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Skin Disorders:
Highlighting Mollescum Contagiosum

Many times doctors do not know exactly what causes many times of skin growths. What is known is that viruses cause some skin growths, the body reacting to excesses in the system causes some, and the environment causes some.

ollescum Contagiosum

Molluscum Contagiosum is a very common skin disorder that is caused by a pox virus. It is also many times referred to as the water wart. Many times this skin aliment is confused with skin warts. They are small flesh colored or pink colored and are shaped like a dome. The center of these growths appears to be indented. They appear to be shiny, and many times can become red and inflamed.

Who can get them?

Children often get Molluscum Contagiosum more than adults. The aliments seems to target children five years of age and younger. Younger children who have not built up a resistance to the virus, seems to be more susceptible to it. Adults who attract the aliment usually get it through sexual contact. Molluscum Contagiosum is very common in tropical climates that allow the virus to breathe and grow due to its warmth and humidity. Race does not play a factor in this aliment and both sexes are equal chance of catching the skin aliment.

What can cause them?

Molluscum Contagiosum is caused by a virus that enters the skin through small breaks of hair follicles.

How does it happen?

Molluscum Contagiosum virus since it is found on the skin can be transmitted to another person by skin contact or through the sharing of clothing. You can also get it by sharing towels with an infected person, or by swimming in the same pool. Molluscum’s is very contagious, so individuals who have the virus should remain away from other children, or anyone with a compromised immune system.

Where do they appear?

Molluscum Contagiosum appear in areas of the skin that touch, such as the arms, and groin area. They can also be found on the face, lips, mouth, chest, abdomen, eyelids and buttocks. They can appear larger in size on the face.

What are the symptoms?

Molluscum Contagiosum starts out as small bumps on the skin that has an indented center. That center may itch, become tender, irritated, and sometimes painful for the individual. The growth should be treated by if left alone they will go away on their own. A growth may last six to eight weeks. Some of these growths can last up to five years.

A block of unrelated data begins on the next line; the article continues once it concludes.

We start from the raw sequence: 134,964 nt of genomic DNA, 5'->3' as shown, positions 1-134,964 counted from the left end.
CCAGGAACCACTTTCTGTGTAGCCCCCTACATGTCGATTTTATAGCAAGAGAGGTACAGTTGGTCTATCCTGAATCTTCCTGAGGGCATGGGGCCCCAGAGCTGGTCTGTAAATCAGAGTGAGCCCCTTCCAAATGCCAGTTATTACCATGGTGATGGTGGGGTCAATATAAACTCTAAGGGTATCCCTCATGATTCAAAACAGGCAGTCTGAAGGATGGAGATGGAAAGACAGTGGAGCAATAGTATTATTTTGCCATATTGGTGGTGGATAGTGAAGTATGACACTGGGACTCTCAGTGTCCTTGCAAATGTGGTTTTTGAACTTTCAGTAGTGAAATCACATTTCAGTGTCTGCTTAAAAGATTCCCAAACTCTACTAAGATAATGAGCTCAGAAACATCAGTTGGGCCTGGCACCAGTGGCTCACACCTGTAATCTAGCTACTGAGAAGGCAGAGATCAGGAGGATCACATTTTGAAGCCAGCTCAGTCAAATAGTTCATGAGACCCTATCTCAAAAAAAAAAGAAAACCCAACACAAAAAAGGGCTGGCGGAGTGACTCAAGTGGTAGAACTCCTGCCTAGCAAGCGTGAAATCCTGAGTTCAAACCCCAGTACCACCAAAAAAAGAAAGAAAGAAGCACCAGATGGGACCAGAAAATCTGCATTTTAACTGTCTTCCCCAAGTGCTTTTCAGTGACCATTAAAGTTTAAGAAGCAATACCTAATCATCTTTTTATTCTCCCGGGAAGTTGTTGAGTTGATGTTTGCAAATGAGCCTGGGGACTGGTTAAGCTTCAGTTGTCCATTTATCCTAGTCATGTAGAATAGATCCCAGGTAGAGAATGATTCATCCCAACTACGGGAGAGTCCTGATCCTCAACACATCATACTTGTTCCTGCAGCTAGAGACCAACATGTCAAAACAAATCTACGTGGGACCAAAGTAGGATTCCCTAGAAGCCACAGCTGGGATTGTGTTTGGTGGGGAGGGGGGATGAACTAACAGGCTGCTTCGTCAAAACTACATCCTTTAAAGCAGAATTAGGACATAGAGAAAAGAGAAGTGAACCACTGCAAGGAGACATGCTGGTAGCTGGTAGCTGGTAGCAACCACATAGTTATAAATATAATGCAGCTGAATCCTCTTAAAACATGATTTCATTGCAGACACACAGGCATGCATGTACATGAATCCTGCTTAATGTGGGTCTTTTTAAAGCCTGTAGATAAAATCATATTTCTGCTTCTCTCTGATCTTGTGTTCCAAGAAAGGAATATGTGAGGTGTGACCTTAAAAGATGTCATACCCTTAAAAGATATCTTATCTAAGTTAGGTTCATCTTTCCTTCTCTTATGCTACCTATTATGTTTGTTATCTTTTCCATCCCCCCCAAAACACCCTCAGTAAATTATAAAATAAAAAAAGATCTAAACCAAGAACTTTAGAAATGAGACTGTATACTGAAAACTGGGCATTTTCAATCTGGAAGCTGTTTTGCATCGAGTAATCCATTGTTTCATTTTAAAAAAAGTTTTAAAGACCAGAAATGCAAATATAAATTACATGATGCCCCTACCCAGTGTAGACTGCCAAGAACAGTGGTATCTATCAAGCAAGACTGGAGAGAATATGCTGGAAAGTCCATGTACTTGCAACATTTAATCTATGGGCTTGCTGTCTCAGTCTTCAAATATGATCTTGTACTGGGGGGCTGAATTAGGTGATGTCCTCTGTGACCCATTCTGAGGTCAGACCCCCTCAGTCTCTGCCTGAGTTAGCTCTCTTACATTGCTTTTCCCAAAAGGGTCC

How can it be diagnosed?

In order to confirm that an individual has Mossuscum Contagiosum, a doctor or dermatologist may scrape off the growth and examine it for the virus.

What treatments are available?

Molluscum Contagiosum treatments vary from individual to individual. If untreated, they will go away on their own. For small cases, they can be treated with topical salicylic acid cream or retinoid cream. These may help to shorten the duration of the growth. Other small cases are treated with over the counter wart medicines. These medications will usually dry up these bumps. The main goal of treatment is to reduce the itching that comes from this, as that would lead to additional irritation and infection.

Another option is having the growth frozen using liquid nitrogen. This process is known as cryotherapy. Many times the doctors will also scrape them off with a curette. This treatment, however, can lead to scarring. An electric needle is also sometimes used to pierce the center of the growth, and then the individual needs to follow up with a topical cream or gel.

Finally, laser therapy has been found effective in treating Molluscum Contagiousum. This treatment can be painful and it may take multiple treatments if an individual has more than one growth. Again these treatments will depend on the age of individual.

It is important that individuals check themselves for skin growths. Adults should also periodically check children for them also. Many times skin growths only affect younger children, and they can’t always explain what is going on with their bodies. If they are found to have Molluscum Contagiousum they will have to be kept away from other children and possibly continuing to spread the virus.


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